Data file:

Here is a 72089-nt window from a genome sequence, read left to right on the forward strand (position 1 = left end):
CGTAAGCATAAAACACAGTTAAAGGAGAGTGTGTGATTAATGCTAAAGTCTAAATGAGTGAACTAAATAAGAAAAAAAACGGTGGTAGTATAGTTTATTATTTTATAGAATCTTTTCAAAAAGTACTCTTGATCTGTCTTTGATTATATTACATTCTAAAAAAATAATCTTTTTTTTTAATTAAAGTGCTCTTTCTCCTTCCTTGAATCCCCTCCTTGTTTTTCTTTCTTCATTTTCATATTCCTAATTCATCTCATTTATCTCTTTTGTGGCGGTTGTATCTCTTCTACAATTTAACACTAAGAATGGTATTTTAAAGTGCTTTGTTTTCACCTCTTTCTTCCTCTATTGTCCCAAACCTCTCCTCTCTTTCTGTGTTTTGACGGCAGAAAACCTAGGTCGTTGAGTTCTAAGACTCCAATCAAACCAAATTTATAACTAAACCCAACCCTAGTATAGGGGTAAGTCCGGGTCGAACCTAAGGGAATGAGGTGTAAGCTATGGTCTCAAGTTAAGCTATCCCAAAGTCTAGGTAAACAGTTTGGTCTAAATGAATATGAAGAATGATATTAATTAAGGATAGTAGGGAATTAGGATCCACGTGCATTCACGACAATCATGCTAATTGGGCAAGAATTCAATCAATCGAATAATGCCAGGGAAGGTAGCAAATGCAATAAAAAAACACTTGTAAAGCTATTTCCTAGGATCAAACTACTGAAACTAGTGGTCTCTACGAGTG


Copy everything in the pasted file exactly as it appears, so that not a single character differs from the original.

Here is a 72089-nt window from a genome sequence, read left to right on the forward strand (position 1 = left end):
CGTAAGCATAAAACACAGTTAAAGGAGAGTGTGTGATTAATGCTAAAGTCTAAATGAGTGAACTAAATAAGAAAAAAAACGGTGGTAGTATAGTTTATTATTTTATAGAATCTTTTCAAAAAGTACTCTTGATCTGTCTTTGATTATATTACATTCTAAAAAAATAATCTTTTTTTTTAATTAAAGTGCTCTTTCTCCTTCCTTGAATCCCCTCCTTGTTTTTCTTTCTTCATTTTCATATTCCTAATTCATCTCATTTATCTCTTTTGTGGCGGTTGTATCTCTTCTACAATTTAACACTAAGAATGGTATTTTAAAGTGCTTTGTTTTCACCTCTTTCTTCCTCTATTGTCCCAAACCTCTCCTCTCTTTCTGTGTTTTGACGGCAGAAAACCTAGGTCGTTGAGTTCTAAGACTCCAATCAAACCAAATTTATAACTAAACCCAACCCTAGTATAGGGGTAAGTCCGGGTCGAACCTAAGGGAATGAGGTGTAAGCTATGGTCTCAAGTTAAGCTATCCCAAAGTCTAGGTAAACAGTTTGGTCTAAATGAATATGAAGAATGATATTAATTAAGGATAGTAGGGAATTAGGATCCACGTGCATTCACGACAATCATGCTAATTGGGCAAGAATTCAATCAATCGAATAATGCCAGGGAAGGTAGCAAATGCAATAAAAAAACACTTGTAAAGCTATTTCCTAGGATCAAACTACTGAAACTAGTGGTCTCTACGAGTG